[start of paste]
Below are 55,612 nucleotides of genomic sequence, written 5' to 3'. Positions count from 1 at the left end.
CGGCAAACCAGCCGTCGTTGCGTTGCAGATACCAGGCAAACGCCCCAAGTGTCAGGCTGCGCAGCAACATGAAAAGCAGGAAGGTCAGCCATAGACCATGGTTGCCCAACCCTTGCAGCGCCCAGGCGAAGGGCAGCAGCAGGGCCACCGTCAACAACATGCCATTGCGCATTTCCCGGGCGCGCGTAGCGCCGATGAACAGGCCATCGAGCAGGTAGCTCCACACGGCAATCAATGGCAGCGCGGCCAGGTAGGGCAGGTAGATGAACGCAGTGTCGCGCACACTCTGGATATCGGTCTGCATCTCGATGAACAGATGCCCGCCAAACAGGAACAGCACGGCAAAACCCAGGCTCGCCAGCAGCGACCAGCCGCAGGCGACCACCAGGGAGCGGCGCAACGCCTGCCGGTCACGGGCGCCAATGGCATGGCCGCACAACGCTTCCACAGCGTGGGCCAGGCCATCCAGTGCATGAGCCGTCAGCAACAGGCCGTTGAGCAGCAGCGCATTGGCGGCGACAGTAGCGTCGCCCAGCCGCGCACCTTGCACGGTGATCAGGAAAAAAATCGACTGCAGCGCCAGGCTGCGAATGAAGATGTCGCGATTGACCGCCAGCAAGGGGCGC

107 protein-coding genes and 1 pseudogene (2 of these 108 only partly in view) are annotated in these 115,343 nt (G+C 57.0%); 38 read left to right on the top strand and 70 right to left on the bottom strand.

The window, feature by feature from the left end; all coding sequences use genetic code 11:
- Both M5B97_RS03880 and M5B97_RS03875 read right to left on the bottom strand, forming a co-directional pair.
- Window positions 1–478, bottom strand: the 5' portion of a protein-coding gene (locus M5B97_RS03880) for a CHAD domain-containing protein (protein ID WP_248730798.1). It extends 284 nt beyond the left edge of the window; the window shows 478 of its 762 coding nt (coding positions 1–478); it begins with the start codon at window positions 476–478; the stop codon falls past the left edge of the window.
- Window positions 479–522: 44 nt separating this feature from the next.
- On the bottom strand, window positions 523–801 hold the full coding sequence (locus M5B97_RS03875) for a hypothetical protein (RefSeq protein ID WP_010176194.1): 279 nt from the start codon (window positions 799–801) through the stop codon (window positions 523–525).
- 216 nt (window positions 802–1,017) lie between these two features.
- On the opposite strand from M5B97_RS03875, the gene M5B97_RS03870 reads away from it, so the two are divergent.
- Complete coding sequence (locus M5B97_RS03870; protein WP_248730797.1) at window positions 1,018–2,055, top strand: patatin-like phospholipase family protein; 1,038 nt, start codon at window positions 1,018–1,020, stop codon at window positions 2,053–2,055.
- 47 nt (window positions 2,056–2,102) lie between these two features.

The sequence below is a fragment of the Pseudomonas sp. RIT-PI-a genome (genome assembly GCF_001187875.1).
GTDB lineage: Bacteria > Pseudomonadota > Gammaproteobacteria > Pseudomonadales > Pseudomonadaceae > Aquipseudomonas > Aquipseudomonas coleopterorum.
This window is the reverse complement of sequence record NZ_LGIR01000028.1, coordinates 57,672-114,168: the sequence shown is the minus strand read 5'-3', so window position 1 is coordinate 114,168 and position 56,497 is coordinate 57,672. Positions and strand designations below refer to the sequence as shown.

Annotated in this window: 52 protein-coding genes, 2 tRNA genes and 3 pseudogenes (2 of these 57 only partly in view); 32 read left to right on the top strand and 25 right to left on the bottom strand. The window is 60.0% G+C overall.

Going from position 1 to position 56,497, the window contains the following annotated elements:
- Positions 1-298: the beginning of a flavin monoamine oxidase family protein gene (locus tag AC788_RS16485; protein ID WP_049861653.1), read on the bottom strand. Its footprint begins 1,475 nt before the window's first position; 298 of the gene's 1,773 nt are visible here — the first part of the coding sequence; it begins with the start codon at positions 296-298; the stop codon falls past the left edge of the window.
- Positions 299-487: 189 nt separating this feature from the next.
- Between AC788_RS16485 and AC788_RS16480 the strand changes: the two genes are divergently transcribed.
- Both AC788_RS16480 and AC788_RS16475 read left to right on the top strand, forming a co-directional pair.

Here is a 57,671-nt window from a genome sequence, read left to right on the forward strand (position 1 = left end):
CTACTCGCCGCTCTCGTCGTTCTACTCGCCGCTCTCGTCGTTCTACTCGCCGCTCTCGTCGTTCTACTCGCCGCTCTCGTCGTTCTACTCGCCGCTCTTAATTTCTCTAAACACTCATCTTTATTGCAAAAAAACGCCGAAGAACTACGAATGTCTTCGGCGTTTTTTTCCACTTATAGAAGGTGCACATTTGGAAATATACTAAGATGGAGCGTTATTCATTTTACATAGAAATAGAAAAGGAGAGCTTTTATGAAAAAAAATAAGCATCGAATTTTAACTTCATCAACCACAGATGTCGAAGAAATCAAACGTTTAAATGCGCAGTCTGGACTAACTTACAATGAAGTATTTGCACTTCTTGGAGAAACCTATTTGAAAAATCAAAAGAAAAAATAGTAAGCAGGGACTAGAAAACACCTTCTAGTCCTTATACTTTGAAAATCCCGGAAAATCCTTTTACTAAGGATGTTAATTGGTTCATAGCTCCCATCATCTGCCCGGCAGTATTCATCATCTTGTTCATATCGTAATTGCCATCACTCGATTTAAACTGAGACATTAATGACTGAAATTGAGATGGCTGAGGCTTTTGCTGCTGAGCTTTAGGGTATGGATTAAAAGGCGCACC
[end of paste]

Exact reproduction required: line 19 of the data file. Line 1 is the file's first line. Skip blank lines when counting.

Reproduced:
- Positions 299-487: 189 nt separating this feature from the next.